Rewind a little less than a year. It’s May 2017 and newly minted President of Basketball Operations Magic Johnson is talking about what the team’s plans will be in the upcoming summer. The free agent market is going to be stacked — Durant, LeBron, Curry, and others — and the Lakers have the ability to carve out some space to chase one of them.
So, it’s time to make a splash, right? Magic and his GM Rob Pelinka are going to throw on the charm that their predecessors lacked, get one of these guys in the room, and then close the deal, yes? As I am fond of saying, nah. Instead, Magic came out and said the team preferred to look at 2018 for free agency and would rollover their cap space to that (now, this) summer.
Fast forward back to today.
It’s two days before the trade deadline and the Lakers have long been rumored to be exploring options to clear even more salary cap space in an effort to do exactly what Magic said they would: be a player in the 2018 summer market. They’ve surely been working the phones, with Julius Randle and Jordan Clarkson being the most likely targets to move. So, we should expect a deal, right?
*extreme Lee Corso voice* Not so fast my friend.
As the Los Angeles Lakers become more realistic about the franchise’s chances of snaring superstars in the free-agent class of 2018, the front office is increasingly looking through a longer lens in its team building process, league sources told ESPN.
The Lakers aren’t abandoning a summer pursuit of stars, but rather they are recalibrating their focus on a 2019 class that could include San Antonio’s Kawhi Leonard, Golden State’s Klay Thompson and Minnesota’s Jimmy Butler, league sources told ESPN.
Pushing back a year on big-game hunting in free agency could serve two purposes: It could alleviate the urgency to unload contracts at Thursday’s trade deadline and around the June NBA draft that could require the Lakers to attach future draft assets as incentives, and it could allow the Lakers’ talented young core — including Brandon Ingram, Lonzo Ball, Kyle Kuzma and Josh Hart — to further develop and become more attractive for veteran stars to join.
Well, then. Let’s unpack this a bit.
First, as we told you Monday, we’re of the belief the Lakers should not be in a rush to make a trade before Thursday. The Lakers have specific goals in mind when making trades — clearing cap space and an accumulation of assets/draft picks that can help as building blocks or pieces for future deals. The likelihood of accomplishing both those goals in any given deal before Thursday are slimming by the hour and this FO should be smart enough to see that; the offers they’re getting are the direct proof.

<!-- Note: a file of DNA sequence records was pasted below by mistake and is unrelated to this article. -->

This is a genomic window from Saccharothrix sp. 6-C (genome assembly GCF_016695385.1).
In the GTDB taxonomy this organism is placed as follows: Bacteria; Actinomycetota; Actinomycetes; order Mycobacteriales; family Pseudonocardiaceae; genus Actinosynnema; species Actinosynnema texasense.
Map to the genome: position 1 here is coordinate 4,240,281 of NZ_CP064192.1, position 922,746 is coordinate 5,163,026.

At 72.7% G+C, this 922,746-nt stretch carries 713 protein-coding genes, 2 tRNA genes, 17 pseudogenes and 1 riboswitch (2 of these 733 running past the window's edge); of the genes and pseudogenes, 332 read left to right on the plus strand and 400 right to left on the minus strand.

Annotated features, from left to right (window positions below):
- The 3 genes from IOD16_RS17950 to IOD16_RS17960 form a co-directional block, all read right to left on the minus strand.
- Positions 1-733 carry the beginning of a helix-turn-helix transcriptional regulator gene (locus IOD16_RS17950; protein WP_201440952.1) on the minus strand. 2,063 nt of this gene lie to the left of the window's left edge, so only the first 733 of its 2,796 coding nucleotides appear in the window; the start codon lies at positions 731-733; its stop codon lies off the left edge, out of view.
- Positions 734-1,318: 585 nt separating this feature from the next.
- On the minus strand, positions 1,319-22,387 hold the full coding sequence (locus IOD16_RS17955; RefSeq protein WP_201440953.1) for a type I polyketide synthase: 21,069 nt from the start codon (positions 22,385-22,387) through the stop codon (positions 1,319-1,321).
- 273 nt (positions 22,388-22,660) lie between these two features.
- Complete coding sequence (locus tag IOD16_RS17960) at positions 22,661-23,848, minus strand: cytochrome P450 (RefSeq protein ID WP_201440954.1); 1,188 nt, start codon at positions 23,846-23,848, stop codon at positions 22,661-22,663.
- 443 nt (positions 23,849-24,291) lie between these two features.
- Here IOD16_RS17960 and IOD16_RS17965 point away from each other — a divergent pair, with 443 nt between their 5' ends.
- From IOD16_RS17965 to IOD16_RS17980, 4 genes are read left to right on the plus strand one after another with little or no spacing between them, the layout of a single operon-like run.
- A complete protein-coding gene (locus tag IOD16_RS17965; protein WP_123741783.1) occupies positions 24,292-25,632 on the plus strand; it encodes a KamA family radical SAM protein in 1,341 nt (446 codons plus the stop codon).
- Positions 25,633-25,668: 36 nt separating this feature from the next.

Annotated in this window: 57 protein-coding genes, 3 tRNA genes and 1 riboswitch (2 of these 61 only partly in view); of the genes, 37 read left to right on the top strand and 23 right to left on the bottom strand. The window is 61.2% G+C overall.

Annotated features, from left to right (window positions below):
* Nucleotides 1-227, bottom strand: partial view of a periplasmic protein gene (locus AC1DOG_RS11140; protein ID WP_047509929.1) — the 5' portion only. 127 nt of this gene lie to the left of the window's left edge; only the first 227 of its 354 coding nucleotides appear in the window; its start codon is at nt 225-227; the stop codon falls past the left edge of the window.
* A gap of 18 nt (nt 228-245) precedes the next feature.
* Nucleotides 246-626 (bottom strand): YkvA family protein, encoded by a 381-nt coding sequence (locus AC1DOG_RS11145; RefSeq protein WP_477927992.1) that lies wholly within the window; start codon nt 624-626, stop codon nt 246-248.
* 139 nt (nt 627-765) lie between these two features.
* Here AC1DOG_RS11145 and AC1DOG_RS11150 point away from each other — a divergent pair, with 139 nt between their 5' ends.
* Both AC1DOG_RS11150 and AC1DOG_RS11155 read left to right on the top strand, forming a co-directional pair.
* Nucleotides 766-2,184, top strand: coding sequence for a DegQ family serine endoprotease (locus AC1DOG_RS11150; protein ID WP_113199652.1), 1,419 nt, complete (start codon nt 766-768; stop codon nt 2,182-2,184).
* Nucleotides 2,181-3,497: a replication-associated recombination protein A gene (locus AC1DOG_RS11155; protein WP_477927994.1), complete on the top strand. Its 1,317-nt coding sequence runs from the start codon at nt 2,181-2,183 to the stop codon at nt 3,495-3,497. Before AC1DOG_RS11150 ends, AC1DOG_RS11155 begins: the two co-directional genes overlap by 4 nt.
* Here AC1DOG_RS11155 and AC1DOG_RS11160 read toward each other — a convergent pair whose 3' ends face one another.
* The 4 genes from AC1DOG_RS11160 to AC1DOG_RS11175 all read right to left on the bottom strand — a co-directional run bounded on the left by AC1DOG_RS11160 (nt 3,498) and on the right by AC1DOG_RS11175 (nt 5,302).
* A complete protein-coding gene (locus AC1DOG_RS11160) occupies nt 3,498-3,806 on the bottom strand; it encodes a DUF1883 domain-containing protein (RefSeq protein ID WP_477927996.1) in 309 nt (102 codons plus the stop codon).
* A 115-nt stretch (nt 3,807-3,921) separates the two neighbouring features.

Beyond that, though, right at the top of the Woj/Ramona piece is the other — and maybe most important — piece of this: the Lakers seem to be getting the feeling the stars they want either aren’t coming (LeBron/George) or are now less desirable (Cousins, due to injury). And maybe they should have been thinking this way the entire time, but that’s a different story.
In any event, here we are.
The critical side of me should point out that the Lakers (i.e. Magic and Pelinka) have done a fairly poor job of managing the narrative around their plan to build a winner since (nearly) the moment they were hired. They’ve gone from preaching patience to talking about focusing on 2018 to making a salary dump trade (which was greased by using a former #2 overall pick) to saying they wouldn’t have made that trade if they weren’t confident they could spend the money to backing off that and talking about how there’s more ways to use cap space than signing FA’s to recalibrating their focus on the 2019 FA class.
Those are dramatic shifts in language and they are showing their green-ness in their positions by having to walk back statements and pivot publicly in the manner they have been over this 10 month span. They deserve criticism and the hope would be they’ll be more prudent in the future (though, you know, I doubt that will be the case).
In saying all that, though, actions speak louder than words and this is an opportunity for this front office to actually get some good things done. The Lakers are slated to have $35 million in cap space this summer after Brook Lopez and Kentavious Caldwell-Pope come off the books. Pelinka was not wrong when he said there’s more ways to use cap space than just on free agents and the Woj/Ramona report states that “if the Lakers sit out free agency this summer, they’ll try to use their salary cap space to accommodate teams looking to dump bad contracts — and willing to send draft picks to sweeten the deal.”
This is smart! More of this, please! The Lakers need to understand they are still in asset accumulation mode, not one-piece-away mode. Of course they should be exploring options to land the big fish, but that should never mean they remove other poles from the lake trying to grab the smaller ones which allow you to sustain organizational growth towards becoming a winner.
If this report means they’re closer to understanding this, great. I think it’s fair to wonder if circumstances forced their hand or not and, if that is the case, I can understand a certain amount of fretting or a continued level of skepticism around this front office. I get it, I do.
But, in the end, the Lakers must continue to look at the long game. They have a team of young players, several of whom are showing they can be good to very good to great(?) in this league. Developing them takes time and nurturing; it takes an investment in their future.
I understand many fans are out of patience and that the organization likely has little left too. But any lack of patience must be balanced against making smart decisions which actually enforce positive steps forward, lest you want to make the types of mistakes which only end up hurting you in the long run. My hope is the top decision makers of the Lakers know this better than anyone.